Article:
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Welfare Hot Buttons

Welfare Hot Buttons: Women, Work, and Social Policy Reform

Copyright Date: 2002
Pages: 192
  • Book Info
    Welfare Hot Buttons
    Book Description:

    Sylvia Bashevkin probes the fate of single mothers on social assistance during the period when three "third way" political executives were in office ? Bill Clinton (US), Jean Chrétien (Canada), and Tony Blair (Great Britain).

    eISBN: 978-1-4426-8326-6
    Subjects: Political Science

Table of Contents

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  1. Front Matter
    (pp. i-iv)
  2. Table of Contents
    (pp. v-vi)
  3. Acknowledgments
    (pp. vii-2)
  4. CHAPTER ONE Introduction
    (pp. 3-18)

    At its best, meaningful social science research answers three fundamental questions. First, what happened? Second, how did these developments transpire? And third, so what? Of what larger significance are the patterns and events under study?

    This book presents one of the first comparative assessments of contemporary social policy change in three Western industrialized countries: the United States, Canada, and Great Britain. It adopts as its starting point the following puzzle: If conservative political executives in these nations endorsed a serious rethinking and retrenchment of welfare programs through the 1980s, and faced eventual electoral defeat partly because of the stances they...

  5. CHAPTER TWO Conservative Legacies
    (pp. 19-43)

    For a variety of reasons, Anglo-American welfare regimes supporting lone mothers and their children were widely viewed as far from ideal, even during their ostensible ʹgolden age.ʹ Progressives condemned what they saw as the social control dimension of income assistance programs, notably the invasive regulation of poor families by armies of social workers and other public employees. Many women who received welfare benefits resented the limited support offered under schemes that had originated in widowsʹ pensions of the early twentieth century. Taken together, these criticisms of social control, meagre benefits, and the stigmatization of poor mother households shaped the agenda...

  6. CHAPTER THREE Promises, Promises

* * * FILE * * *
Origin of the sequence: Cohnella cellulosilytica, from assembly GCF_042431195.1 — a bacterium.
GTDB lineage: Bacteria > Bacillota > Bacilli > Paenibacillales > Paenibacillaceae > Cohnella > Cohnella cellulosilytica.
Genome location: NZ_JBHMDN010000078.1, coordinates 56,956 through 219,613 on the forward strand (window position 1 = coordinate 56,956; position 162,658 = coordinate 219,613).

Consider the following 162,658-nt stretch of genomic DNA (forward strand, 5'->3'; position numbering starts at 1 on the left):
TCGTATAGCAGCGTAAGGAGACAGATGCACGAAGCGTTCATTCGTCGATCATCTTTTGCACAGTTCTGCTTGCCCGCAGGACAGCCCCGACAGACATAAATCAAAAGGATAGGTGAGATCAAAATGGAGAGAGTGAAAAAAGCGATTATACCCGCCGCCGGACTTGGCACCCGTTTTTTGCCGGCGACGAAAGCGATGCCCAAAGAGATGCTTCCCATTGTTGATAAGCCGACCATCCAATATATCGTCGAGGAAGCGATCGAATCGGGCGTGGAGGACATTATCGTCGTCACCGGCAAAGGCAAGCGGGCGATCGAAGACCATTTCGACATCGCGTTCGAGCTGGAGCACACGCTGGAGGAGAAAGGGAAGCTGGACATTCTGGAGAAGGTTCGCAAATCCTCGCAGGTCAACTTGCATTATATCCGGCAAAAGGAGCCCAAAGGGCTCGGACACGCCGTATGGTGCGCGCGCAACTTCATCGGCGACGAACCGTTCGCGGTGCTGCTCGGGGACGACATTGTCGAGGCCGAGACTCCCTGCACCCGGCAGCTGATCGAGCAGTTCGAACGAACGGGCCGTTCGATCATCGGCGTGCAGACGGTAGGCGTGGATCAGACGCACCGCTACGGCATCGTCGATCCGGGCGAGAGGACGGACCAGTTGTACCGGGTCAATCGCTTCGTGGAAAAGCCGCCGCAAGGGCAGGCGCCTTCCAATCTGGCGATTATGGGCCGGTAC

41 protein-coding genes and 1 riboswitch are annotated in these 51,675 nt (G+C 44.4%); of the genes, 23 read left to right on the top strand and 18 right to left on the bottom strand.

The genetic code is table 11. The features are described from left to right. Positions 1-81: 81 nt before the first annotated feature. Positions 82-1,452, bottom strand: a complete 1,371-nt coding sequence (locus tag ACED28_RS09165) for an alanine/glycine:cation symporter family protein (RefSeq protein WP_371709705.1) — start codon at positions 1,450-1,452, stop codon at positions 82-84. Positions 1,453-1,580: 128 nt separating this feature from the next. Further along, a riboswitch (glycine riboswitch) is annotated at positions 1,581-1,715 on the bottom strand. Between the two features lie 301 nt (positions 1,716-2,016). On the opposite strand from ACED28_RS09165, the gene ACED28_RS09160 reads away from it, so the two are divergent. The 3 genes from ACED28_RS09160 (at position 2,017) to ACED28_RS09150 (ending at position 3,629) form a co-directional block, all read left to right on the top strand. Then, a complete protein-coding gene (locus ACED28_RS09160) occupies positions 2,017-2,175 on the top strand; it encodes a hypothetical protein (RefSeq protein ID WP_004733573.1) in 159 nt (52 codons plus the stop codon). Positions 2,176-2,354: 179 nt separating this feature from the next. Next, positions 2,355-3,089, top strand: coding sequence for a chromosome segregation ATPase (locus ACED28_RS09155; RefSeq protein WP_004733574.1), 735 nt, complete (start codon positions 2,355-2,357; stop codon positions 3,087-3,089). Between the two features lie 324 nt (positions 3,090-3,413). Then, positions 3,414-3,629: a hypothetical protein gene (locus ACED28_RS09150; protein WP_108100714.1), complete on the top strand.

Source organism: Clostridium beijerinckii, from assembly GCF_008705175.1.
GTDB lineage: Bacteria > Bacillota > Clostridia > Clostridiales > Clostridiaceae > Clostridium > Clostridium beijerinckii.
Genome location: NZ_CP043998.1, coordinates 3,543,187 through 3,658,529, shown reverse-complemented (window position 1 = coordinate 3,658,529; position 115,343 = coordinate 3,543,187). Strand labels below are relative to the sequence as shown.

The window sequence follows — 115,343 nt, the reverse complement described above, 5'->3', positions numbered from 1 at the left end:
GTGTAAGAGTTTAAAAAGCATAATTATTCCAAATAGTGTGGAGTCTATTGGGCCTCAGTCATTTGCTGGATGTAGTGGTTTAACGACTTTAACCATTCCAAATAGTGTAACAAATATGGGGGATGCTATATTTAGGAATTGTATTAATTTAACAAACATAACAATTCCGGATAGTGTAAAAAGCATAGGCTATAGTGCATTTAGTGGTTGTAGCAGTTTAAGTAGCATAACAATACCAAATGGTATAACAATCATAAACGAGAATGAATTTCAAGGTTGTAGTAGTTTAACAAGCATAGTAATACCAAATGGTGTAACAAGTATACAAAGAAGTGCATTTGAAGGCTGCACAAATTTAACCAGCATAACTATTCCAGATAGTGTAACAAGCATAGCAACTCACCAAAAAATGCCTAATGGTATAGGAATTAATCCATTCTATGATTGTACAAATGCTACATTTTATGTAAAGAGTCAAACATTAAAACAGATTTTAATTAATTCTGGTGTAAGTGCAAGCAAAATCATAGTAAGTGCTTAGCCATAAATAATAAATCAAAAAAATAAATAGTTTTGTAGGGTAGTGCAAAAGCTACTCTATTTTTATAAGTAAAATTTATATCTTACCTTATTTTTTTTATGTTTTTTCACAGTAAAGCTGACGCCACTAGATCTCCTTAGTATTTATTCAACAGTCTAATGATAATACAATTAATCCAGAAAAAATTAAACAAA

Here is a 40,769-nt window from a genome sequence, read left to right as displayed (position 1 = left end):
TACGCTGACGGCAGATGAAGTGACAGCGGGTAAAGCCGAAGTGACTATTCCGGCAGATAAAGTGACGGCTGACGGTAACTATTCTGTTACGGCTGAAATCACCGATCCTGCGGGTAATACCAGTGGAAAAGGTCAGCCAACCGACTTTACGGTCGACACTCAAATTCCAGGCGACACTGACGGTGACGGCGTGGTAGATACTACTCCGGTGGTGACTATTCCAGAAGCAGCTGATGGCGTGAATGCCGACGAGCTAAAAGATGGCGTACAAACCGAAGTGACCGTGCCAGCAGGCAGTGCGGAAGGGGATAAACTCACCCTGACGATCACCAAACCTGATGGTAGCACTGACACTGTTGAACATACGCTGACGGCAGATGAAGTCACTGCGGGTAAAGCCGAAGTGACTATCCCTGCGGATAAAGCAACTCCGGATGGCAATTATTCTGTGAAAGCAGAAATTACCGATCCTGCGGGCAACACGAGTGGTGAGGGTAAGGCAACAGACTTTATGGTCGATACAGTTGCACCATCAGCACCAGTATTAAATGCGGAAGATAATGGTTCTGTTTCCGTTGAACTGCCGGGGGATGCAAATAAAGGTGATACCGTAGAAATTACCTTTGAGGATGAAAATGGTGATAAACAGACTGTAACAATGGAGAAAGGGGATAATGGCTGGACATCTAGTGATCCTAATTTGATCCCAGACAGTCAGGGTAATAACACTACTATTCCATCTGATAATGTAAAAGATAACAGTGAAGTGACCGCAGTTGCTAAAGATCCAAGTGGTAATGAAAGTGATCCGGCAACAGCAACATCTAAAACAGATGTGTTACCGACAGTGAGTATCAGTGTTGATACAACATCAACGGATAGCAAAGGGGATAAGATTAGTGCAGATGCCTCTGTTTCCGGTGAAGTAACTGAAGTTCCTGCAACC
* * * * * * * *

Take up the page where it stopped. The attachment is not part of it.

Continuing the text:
(pp. 44-68)

    In their efforts to push aside conservative leaders and assume top executive office, Third Way politicians presented an intriguing combination of abstract ideas and concrete proposals. The campaign rhetoric of Bill Clinton, Jean Chrétien, and Tony Blair highlighted the importance of restoring faith in some notion of the common good, which had been eroded and endangered in their view by Republican presidents and Conservative prime ministers. Third Way talk about restoring more community-based values, however, often focused on a nostalgic revival of traditional norms in which ambition, hard work, and commitment to the nuclear family paid off. In the jargon...

  7. CHAPTER FOUR ʹPost-Conservativeʹ Developments
    (pp. 69-100)

    The promise of Third Way public policy, encapsulated in Anthony Giddensʹs commitment to rejecting market fundamentalism in favour of a renewed focus on social inclusion, needs to be juxtaposed against performance in office. Two full terms of the Clinton administration, two consecutive Canadian Liberal majority governments and one New Labour majority term provide the empirical grounding for this comparative assessment of ʹpost-conservativeʹ welfare reform.

    Our core conclusions can be summarized as follows. In the United States and Canada, decisions of the Clinton and Chrétien eras replaced shared-cost federal social programs with block grants (or fixed, lump-sum payments), cut spending on...

  8. CHAPTER FIVE Charting the Consequences
    (pp. 101-132)

    How can researchers assess the impact of public ideas and policies that remain very much in play at the time of writing? Some welfare reform analysts have focused on the measurable fallout from leadersʹ decisions. In the United States, for example, the elimination of Aid to Families with Dependent Children (AFDC) and its replacement by Temporary Assistance for Needy Families (TANF) in 1996 generated a great deal of interest in the more obvious, empirically straightforward consequences of policy change. American writers often addressed quantifiable issues such as caseload decline, rather than the larger question of how Bill Clintonʹs promise to...

  9. CHAPTER SIX The Rise of the Duty State
    (pp. 133-144)

    Of what larger importance is the comparative study of conservative and Third Way welfare reform? Who cares if the rhetoric and actions of Bill Clinton, Jean Chrétien, and Tony Blair were fundamentally consistent with, or divergent from, those of their predecessors?

    This chapter presents a broad-ranging argument in response to the ʹso whatʹ question. We propose that the willingness of Third Way leaders to pursue and, above all, extend the main lines of conservative discourse and policy will likely prove extremely significant to the evolution of American, Canadian, and British welfare states. In particular, we suggest, the trajectory from conservative...

  10. Appendix: Interview Schedules
    (pp. 145-148)
  11. Notes
    (pp. 149-182)
  12. Index
    (pp. 183-188)